Chechnya, a land-locked region of the North Caucasus close to Russia, was one of the last areas of the North Caucasus to undergo conversion to Islam. The Russians began to invade Chechnya in the early 1700s, taking over the region around 1800 . At that time there were some local mullahs in Chechnya, but they still had little influence.

    Resistance and Conquest.

    Russian efforts to control the Caucasus continued throughout the 1800s, but they were often met with Muslim resis-tance. In the early 1800s, for example, a succession of imams led rebellions of peasant landowners and aristocrats against the Russians. Although the rebels were defeated, they paved the way for later Sufi resistance leaders. The most famous of these men, a Sufi named Shamil , tried to create an Islamic state in the Caucasus in the mid-1800s. Although Shamil failed, Islam became stronger.

    By 1900 Russia had completed its conquest of the Caucasus, instituting a strongly anti-Islamic policy. This policy gained greater strength after the Bolshevik Revolution of 1917 and the beginning of Soviet rule. Over the next several decades, Soviet policy toward Muslims alternated between repression and tolerance. In the 1930s, for example, Soviet authorities closed or destroyed thousands of mosques and shot or imprisoned Muslim clergy. During World War II, the authorities relaxed the anti-Islam policy, hoping to gain the support of Muslims in the war against Germany. The change of policy proved ineffective, however, and thousands of Muslims defected to the German side to fight against Russia.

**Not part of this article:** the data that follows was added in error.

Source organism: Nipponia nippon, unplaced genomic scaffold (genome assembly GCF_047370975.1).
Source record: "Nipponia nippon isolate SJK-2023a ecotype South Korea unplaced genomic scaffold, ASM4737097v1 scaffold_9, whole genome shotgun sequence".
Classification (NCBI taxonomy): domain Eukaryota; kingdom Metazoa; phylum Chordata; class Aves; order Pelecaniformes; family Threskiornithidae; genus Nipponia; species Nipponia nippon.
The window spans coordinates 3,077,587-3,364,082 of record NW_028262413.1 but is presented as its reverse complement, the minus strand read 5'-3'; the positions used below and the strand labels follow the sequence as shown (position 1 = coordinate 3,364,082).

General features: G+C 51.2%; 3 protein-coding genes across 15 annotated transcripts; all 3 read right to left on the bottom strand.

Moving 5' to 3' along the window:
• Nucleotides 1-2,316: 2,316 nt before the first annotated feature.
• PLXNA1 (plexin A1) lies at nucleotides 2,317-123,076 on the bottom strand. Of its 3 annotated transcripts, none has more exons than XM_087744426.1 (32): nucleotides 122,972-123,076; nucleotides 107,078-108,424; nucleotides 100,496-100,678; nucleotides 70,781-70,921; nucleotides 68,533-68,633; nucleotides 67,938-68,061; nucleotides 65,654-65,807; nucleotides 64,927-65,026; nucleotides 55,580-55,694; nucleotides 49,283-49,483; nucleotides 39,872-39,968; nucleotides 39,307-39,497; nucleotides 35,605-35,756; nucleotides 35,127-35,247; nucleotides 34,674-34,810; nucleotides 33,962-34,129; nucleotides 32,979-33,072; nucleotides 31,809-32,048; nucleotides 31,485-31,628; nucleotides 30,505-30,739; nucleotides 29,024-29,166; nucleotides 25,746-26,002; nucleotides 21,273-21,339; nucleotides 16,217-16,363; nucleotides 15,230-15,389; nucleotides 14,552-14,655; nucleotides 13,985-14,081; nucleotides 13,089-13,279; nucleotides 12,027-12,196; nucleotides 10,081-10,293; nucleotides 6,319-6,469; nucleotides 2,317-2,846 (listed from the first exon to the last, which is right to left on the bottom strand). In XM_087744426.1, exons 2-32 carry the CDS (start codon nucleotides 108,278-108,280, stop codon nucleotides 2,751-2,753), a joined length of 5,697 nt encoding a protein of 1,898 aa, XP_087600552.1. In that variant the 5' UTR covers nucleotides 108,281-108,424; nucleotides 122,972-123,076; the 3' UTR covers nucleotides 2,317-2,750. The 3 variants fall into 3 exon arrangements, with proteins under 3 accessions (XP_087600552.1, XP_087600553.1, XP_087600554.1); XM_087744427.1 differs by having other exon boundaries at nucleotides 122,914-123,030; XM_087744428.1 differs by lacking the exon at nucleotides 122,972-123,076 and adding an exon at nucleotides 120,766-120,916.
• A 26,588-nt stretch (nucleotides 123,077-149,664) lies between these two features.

In the 1950s, the Soviets launched a new anti-Islamic campaign and closed the majority of mosques in the country. Russian leaders later relaxed this policy, viewing Islam as a useful tool for helping the Soviet Union gain acceptance in the larger Islamic world. To that end, Soviet leaders created a variety of official Islamic institutions in Soviet regions with primarily Muslim populations, including territories in the Caucasus. This policy continued throughout the 1970s. Then, in the 1980s, the Soviet Union went even further by launching a policy of religious freedom.

    Islam in the Caucasus Today.

    After the Soviet Union collapsed in 1991 the newly independent states of Azerbaijan, Armenia, and Georgia were created in the Caucasus, along with the official establishment of autonomous (self-governing) regions in Chechnya and Daghistan that remained part of Russia. The majority of peoples in Azerbaijan and the autonomous regions are now openly Muslim and have re-established ties with the larger Islamic world.

    In 1991 , Chechnya declared its independence and became involved in a brutal war with Russia. Although a peace accord brought a pause in the fighting, the conflict resumed in 1999 . The future political status of Chechnya remains uncertain. See also Communism and Islam; Mongols; Sufism.